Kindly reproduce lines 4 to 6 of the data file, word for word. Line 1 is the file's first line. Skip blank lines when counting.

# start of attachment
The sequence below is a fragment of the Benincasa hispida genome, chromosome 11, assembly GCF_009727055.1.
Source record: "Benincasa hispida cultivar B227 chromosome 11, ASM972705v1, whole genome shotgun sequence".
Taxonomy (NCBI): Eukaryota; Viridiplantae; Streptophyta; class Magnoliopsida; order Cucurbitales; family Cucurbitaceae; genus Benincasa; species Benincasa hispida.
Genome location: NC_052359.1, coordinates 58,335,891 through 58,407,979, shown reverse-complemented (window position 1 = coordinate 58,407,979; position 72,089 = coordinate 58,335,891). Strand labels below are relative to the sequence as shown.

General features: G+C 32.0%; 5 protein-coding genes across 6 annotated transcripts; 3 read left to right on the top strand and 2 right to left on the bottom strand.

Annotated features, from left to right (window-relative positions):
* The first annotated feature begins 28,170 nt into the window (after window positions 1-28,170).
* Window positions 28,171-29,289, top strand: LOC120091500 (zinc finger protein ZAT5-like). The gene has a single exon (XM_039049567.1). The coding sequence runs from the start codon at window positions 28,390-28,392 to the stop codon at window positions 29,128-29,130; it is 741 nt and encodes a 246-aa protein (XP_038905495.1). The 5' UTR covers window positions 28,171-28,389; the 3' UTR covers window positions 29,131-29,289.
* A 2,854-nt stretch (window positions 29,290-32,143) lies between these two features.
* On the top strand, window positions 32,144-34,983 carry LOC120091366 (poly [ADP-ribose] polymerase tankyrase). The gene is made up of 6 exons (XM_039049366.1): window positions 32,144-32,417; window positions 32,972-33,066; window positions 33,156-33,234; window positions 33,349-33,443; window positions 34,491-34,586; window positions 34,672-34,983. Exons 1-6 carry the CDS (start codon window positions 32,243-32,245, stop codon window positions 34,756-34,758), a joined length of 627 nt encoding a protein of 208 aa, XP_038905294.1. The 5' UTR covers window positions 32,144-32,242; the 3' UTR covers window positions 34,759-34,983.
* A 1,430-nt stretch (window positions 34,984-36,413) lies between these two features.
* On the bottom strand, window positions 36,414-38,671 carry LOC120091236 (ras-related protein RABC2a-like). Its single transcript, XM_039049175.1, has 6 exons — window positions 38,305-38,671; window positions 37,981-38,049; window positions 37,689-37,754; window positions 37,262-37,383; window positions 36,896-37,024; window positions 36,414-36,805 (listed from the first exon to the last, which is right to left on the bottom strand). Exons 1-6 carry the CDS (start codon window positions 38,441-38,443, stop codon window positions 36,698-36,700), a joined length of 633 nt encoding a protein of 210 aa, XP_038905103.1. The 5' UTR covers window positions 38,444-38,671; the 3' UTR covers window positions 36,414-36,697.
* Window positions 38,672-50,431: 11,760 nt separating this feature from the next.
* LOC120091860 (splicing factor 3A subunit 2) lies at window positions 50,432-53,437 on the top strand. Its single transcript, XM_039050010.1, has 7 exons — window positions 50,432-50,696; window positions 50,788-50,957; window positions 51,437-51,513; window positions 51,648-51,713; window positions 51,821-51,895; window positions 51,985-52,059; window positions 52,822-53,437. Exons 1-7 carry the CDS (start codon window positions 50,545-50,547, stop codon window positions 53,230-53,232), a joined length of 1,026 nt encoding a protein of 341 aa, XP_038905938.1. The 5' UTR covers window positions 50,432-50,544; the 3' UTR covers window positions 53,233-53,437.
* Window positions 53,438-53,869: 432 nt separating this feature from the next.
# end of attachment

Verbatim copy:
Genome location: NC_052359.1, coordinates 58,335,891 through 58,407,979, shown reverse-complemented (window position 1 = coordinate 58,407,979; position 72,089 = coordinate 58,335,891). Strand labels below are relative to the sequence as shown.

General features: G+C 32.0%; 5 protein-coding genes across 6 annotated transcripts; 3 read left to right on the top strand and 2 right to left on the bottom strand.

Annotated features, from left to right (window-relative positions):